The EEG in Congenital Malformations of Cortical Development, Neurocutaneous Disorders, Cerebral Palsy, Autism/Mental Retardation, and ADHD/Learning Disabilities of Childhood



The EEG in Congenital Malformations of Cortical Development, Neurocutaneous Disorders, Cerebral Palsy, Autism/Mental Retardation, and ADHD/Learning Disabilities of Childhood


Mary Repole Andriola



This chapter reviews numerous disorders of infancy and childhood considered congenital with a known genetic or familial basis or acquired by insults to the developing brain. These include various structural abnormalities, cerebral palsy, autism, mental retardation, attention-deficit hyperactivity disorder (ADHD), and learning disabilities.


CONGENITAL MALFORMATIONS OF CORTICAL DEVELOPMENT

Anencephaly is a severe anomaly with absence of the cerebrum and superior skull. These infants survive only a very brief time; thus, EEG studies are not usually obtained for practical and technical reasons.

Hydranencephaly refers to nearly complete absence of the cerebral hemispheres that is thought most likely due to bilateral cerebrovascular occlusions or intrauterine infections with cytomegalovirus (CMV) or toxoplasmosis after the fourth month of gestation. The infant is often initially normocephalic and nondysmorphic. The EEG is usually attenuated (1) but Velasco et al. reported a hydrancephalic patient with seizures considered consistent with the Lennox Gastaut syndrome, though the typical slow spike-wave pattern was not seen (2).

Hydrocephalus refers to a dilatation of the ventricular system due to a variety of underlying brain structural anomalies or secondarily acquired from bleeding or infection. It is often treated by a neurosurgical procedure of shunting, typically with a catheter from the right lateral ventricle to the peritoneal cavity. The underlying abnormalities of brain structure, the presence of the shunt (the burr hole as a craniotomy), and at times complications of the shunt with infection, hemorrhage, and multiple revisions can give rise to EEG abnormalities and seizures. Ines and Markand (3) reviewed the EEGs of 92 hydrocephalic patients and found a higher incidence of EEG abnormalities in the shunted (95%) as compared to the nonshunted patients (47%), with a 65.4% versus 18.2% incidence of seizures in the two groups. Many of the EEG abnormalities localized to the area of the shunt itself and were first noted after surgery, though asynchrony of sleep spindles was noted in both groups (3). Bartoshesky et al. (4) found in studying a group of 111 children with meningomyelocele that 24 out of 98 children with shunted hydrocephalus had seizures. More of these children had other brain malformations besides Arnold Chiari, shunt infections, and perhaps shunt revisions and these children were more likely to be developmentally delayed than the rest (4). Saukkonen et al. (5) following 168 shunted hydrocephalic children found seizures in 22% of children prior to surgery in addition to abnormal EEGs. Some of these patients presented with seizures as newborns and some had infantile spasms with hypsarrhythmic EEGs but there was no specific localization or EEG pattern otherwise. The subsequent occurrence of seizures, 25.6% after shunting for a total of 47.6% over a long follow-up period with a mean of 8.9 years, they found related to the lack of use of prophylactic antiepileptic medication causing them to recommend treatment in those hydrocephalic children prior to shunting with abnormal EEGs with epileptiform discharges. They did not find a relationship of EEG abnormalities to the site of the shunt, number of revisions, nor infections, but they did find the development of seizures related to the occurrence of the slit ventricle syndrome (5). A similar incidence of seizures (48.5%) was reported by Noetzel and Blake (6) in 68 children with congenital hydrocephalus not associated with myelomeningocele. Brain malformations, developmental impairment, and spike, spike-wave, or slow-wave paroxysmal EEG activity at seizure onset focal or diffuse correlated with intractable seizures while age of shunting, revisions, or infections did not. The few children without mental retardation were able to come off their medication after 3 years seizure free (6). Seizures may also occur in these children as a symptom of shunt malfunction (7). Faillace and Canady described the various EEG findings in 9 out of 15 patients with seizure activity in the presence of shunt malfunction. These included diffuse dysfunction and focal spike activity (Fig. 16.1) (8).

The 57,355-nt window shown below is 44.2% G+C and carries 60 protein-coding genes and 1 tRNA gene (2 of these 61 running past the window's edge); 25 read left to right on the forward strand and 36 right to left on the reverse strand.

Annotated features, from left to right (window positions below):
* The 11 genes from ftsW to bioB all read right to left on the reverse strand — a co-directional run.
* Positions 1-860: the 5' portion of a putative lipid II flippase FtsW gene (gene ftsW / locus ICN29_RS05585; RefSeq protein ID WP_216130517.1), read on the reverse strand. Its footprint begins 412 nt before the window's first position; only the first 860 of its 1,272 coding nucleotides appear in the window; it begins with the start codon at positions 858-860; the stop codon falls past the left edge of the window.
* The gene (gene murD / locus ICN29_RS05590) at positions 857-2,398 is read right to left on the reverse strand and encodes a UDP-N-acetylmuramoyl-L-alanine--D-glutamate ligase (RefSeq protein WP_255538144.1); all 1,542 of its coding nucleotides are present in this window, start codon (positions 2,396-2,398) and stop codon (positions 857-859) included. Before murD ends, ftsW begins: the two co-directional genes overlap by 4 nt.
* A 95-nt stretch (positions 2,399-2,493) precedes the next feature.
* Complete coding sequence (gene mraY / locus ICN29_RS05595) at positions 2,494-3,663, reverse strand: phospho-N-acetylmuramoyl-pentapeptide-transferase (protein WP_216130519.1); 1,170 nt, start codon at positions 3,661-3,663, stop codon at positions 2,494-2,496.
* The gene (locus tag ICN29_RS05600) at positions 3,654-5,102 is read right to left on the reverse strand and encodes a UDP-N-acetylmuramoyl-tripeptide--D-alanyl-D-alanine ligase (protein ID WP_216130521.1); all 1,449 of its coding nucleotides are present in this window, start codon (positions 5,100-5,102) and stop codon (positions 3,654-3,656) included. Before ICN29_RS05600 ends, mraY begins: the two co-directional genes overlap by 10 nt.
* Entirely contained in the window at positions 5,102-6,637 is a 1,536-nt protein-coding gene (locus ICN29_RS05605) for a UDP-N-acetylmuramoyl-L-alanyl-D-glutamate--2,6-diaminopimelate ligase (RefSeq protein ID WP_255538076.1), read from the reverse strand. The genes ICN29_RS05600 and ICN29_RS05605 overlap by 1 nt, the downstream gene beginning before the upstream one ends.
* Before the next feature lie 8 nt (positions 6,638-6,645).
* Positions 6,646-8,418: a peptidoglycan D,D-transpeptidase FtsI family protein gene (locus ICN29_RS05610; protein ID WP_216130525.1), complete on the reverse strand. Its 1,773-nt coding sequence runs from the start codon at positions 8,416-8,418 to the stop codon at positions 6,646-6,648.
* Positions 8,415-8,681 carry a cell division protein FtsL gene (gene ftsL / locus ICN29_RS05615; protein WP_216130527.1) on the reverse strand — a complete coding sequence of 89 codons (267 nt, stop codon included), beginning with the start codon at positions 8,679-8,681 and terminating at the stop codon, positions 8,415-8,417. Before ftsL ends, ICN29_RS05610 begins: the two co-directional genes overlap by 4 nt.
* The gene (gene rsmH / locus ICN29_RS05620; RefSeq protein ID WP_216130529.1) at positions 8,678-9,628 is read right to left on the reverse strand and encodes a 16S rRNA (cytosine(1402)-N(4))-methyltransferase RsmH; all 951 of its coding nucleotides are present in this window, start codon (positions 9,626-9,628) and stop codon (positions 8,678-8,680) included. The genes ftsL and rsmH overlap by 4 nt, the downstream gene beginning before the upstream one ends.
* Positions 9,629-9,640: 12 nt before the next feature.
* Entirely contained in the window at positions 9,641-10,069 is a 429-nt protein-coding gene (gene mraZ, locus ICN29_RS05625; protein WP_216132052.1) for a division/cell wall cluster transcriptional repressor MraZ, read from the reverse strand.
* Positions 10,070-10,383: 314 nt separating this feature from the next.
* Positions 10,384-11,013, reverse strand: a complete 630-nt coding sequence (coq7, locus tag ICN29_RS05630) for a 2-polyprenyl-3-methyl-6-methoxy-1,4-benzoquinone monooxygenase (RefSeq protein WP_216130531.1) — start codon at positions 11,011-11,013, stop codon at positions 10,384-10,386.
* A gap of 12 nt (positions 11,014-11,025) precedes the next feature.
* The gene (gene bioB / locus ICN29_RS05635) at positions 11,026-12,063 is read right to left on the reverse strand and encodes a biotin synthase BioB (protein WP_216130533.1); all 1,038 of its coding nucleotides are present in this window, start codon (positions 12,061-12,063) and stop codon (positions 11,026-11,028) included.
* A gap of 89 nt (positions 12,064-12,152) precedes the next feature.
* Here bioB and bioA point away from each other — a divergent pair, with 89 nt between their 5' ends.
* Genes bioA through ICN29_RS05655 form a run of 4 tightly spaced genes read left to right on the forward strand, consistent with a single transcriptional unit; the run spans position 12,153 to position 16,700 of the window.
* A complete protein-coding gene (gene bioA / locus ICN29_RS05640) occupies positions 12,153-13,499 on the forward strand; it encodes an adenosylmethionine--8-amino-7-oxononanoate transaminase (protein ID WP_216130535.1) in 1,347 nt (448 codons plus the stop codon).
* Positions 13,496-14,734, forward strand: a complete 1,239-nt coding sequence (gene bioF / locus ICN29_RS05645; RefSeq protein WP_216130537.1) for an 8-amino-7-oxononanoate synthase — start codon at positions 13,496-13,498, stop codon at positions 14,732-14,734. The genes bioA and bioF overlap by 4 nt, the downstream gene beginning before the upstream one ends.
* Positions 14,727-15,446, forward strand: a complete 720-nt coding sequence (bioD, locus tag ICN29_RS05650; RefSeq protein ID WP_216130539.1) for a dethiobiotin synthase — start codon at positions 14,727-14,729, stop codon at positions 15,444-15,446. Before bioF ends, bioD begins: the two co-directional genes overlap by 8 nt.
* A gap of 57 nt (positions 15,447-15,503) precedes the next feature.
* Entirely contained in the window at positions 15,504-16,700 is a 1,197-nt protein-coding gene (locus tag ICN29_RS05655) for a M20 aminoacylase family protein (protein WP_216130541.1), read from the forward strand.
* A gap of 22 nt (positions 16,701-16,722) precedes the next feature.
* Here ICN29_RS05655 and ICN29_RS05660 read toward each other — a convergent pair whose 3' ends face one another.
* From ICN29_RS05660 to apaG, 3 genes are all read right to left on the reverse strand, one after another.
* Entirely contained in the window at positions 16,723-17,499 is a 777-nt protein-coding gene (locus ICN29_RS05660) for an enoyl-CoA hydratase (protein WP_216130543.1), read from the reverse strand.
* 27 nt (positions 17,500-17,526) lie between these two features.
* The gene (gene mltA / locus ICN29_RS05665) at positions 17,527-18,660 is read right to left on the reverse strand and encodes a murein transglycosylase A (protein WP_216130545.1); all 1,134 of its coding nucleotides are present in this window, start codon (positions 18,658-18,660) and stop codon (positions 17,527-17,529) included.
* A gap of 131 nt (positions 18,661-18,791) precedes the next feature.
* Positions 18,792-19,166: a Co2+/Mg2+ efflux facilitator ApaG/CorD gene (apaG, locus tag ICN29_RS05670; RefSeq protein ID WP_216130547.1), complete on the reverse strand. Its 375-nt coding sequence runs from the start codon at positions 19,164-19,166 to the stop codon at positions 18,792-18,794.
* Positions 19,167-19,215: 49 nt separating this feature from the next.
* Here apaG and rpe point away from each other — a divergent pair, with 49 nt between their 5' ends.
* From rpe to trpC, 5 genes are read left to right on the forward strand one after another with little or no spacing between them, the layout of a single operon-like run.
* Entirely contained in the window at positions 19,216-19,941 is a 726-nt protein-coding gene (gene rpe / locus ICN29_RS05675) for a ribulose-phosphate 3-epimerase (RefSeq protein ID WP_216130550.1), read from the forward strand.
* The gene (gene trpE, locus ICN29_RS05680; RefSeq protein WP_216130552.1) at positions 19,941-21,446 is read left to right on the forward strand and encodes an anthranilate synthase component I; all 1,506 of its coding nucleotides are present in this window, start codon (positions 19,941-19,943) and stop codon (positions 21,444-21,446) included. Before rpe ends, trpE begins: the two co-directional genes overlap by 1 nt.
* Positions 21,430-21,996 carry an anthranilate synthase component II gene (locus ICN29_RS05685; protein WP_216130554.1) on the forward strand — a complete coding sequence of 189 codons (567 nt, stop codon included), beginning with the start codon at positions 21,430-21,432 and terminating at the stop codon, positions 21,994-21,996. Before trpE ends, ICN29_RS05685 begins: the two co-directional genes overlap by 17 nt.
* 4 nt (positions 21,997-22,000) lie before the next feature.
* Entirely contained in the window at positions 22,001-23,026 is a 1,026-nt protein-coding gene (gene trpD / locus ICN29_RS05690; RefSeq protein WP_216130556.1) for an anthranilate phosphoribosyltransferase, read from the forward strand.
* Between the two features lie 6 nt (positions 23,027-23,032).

Figure 16.1 A 37-year-old woman with hydrocephalus, Arnold Chiari II, and myelodysplasia. Patient has had multiple shunts and revisions—initially on the right, now on the left. History of seizures as a child. EEG: slowing and higher voltage on the right plus independent sharp activity from either hemisphere.